After looking more into overlaying audio, we came across the PyDub library, which was created for the purpose of easily manipulating audio through Python. This library was easy to install and already had a command for the purpose of overlaying two audio files and storing the result in a third audio file. We implemented this in the main While loop in our code, so that the overlaid audio file would constantly be updated each time our code looped. Unfortunately, each time we called for the audio to be played, this would stop updating Pygame, so the Keypad would not work at the same time as looping. This is why we decided to implement two separate modes to ensure that all of our main features worked properly.


Because we were in two separate locations for the duration of this project, thus needing to work remotely, it made it very difficult to test different parts of the code. Luckily, we were given instructions to use SSH to access the Raspberry Pi remotely. Since Sijin physically had the Raspberry Pi, she connected it to a desktop monitor, and Jamie would use SSH to log into the Pi when needing to test a part of the code. Additionally, we constantly utilized our GitHub to push and pull code for the other to use and test. Often times, if Jamie was unable to log into the Pi because Sijin was testing another part of the code, Jamie would install the necessary libraries on her personal computer and run the code, pushing necessary changes to the GitHub. This allowed for both of us to have and test the same code, even while apart.


Overall, we were very successful in the implementation of our project. This device has both keypad and looping functionality, and is very easy for a beginner to use and create songs. Both device modes work very well, and it is very easy to switch between the two modes using the TFT display. Additionally, the device records sound very well, and does allow a variety of instruments to be played using the keypad and selecting the instrument on the touchscreen display. However, one thing we were unable to implement was sound modification using potentiometers, because we would need to utilize an Analog-to-Digital converter, which we simply did not have. Despite this, we certainly have met our goals for this project.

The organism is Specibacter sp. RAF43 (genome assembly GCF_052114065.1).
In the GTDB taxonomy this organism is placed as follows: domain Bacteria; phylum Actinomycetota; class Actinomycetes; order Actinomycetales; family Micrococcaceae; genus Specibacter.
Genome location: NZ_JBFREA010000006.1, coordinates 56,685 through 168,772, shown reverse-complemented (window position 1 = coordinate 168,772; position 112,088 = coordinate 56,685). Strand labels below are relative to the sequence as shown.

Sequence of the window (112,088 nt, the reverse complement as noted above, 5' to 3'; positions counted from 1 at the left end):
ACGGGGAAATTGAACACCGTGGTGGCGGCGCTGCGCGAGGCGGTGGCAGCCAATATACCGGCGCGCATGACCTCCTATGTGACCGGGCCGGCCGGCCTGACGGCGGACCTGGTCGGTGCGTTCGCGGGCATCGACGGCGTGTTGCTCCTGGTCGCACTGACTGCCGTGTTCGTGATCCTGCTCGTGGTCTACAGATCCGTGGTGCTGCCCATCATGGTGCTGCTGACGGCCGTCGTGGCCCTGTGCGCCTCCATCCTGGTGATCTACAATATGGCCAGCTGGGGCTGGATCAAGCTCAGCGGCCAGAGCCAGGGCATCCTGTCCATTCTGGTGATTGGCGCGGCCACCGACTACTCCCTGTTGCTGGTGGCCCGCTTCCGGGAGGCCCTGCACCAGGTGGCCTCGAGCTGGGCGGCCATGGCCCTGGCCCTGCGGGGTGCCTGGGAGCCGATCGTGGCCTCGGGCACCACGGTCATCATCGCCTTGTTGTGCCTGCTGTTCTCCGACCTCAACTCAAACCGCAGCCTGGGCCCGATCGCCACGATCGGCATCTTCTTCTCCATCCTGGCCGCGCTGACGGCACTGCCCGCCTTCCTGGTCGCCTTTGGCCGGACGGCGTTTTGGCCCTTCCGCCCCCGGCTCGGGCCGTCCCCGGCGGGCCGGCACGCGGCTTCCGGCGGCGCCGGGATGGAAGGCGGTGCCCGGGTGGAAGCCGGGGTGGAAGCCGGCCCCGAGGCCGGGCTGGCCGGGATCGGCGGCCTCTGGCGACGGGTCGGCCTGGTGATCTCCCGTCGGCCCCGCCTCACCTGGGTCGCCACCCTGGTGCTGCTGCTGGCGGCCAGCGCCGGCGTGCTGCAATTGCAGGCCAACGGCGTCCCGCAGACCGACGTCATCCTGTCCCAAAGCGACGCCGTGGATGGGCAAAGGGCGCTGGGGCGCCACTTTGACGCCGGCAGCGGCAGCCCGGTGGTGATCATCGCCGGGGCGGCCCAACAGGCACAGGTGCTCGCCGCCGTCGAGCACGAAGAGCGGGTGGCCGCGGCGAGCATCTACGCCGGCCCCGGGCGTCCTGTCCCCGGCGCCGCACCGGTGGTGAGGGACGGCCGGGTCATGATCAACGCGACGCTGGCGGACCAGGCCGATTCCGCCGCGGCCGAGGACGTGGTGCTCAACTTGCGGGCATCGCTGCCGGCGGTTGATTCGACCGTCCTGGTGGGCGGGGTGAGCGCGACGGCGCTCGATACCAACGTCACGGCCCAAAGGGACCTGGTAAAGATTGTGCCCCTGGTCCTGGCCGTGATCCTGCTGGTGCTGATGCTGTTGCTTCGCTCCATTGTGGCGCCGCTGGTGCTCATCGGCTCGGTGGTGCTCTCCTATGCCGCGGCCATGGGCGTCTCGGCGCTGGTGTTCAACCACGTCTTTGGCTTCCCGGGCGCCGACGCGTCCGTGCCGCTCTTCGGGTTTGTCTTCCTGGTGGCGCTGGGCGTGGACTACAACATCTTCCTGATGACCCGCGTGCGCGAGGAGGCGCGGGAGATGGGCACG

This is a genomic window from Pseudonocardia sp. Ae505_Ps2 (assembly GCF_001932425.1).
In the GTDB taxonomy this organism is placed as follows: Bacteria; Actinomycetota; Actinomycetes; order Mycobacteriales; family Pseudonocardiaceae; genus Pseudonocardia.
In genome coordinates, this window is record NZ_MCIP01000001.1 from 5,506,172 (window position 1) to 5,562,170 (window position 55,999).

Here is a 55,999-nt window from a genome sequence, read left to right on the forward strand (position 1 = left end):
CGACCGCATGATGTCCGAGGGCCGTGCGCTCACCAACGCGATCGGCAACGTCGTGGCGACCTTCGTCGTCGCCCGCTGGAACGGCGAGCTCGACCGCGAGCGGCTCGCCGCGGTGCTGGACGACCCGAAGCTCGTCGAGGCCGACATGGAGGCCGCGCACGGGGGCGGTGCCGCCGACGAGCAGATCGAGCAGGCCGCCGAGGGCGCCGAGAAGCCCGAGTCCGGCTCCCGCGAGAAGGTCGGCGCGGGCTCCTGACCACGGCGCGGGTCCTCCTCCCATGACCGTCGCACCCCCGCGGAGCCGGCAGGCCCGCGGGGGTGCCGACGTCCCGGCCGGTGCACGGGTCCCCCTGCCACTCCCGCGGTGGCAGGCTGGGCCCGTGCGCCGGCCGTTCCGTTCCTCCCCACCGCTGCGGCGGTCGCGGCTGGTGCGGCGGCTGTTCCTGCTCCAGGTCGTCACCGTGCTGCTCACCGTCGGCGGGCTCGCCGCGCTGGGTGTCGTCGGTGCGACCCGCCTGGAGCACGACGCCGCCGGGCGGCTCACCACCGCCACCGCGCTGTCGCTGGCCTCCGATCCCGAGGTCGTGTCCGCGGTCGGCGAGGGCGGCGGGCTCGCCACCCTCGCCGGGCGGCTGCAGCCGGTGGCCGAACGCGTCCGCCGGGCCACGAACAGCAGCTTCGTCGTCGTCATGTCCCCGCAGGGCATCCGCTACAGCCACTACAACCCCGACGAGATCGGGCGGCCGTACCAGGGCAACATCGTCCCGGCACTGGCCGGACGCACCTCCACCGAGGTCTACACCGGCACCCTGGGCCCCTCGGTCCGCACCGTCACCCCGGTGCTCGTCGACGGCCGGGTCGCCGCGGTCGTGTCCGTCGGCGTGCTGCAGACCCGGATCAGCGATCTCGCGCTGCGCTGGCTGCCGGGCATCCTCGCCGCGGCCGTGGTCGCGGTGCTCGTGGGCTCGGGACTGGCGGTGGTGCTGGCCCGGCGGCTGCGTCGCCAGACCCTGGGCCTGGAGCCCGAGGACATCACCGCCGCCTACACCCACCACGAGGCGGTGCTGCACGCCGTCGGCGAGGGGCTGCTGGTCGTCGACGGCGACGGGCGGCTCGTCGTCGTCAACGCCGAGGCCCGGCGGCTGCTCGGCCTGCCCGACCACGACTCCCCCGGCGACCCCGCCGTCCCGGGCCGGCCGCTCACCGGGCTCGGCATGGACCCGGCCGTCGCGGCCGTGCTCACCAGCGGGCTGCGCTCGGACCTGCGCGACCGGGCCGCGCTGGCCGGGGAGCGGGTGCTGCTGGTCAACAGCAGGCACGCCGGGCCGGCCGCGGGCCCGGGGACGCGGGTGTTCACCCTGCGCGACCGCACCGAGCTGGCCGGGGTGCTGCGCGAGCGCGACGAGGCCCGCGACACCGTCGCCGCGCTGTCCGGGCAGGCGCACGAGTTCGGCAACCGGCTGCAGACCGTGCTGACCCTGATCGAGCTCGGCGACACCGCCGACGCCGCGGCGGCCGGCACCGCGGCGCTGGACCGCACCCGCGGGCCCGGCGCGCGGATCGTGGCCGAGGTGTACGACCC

Figure 7. Our final implementation.


Our project was able to achieve both keypad and looper functionality, for users to create music in new and interesting ways. We also were impressed that we were able to implement recording functionality via a USB mic attached to the Raspberry Pi, because we had difficulties attempting to install the PyAudio library for recording since it did not work with our version of Raspbian. Unfortunately, one thing that we found that did not work was allowing for the keypad to work when the audio was looping. Because we used the PyGame Mixer to play audio from the keypad, and the PyDub library to allow for looping and overlay, it would have been impossible for the Raspberry Pi to play both kinds of sounds at once. Overall, we were able to achieve many impressive feats with this project, and we certainly would add more interesting features if time allowed.

Future Work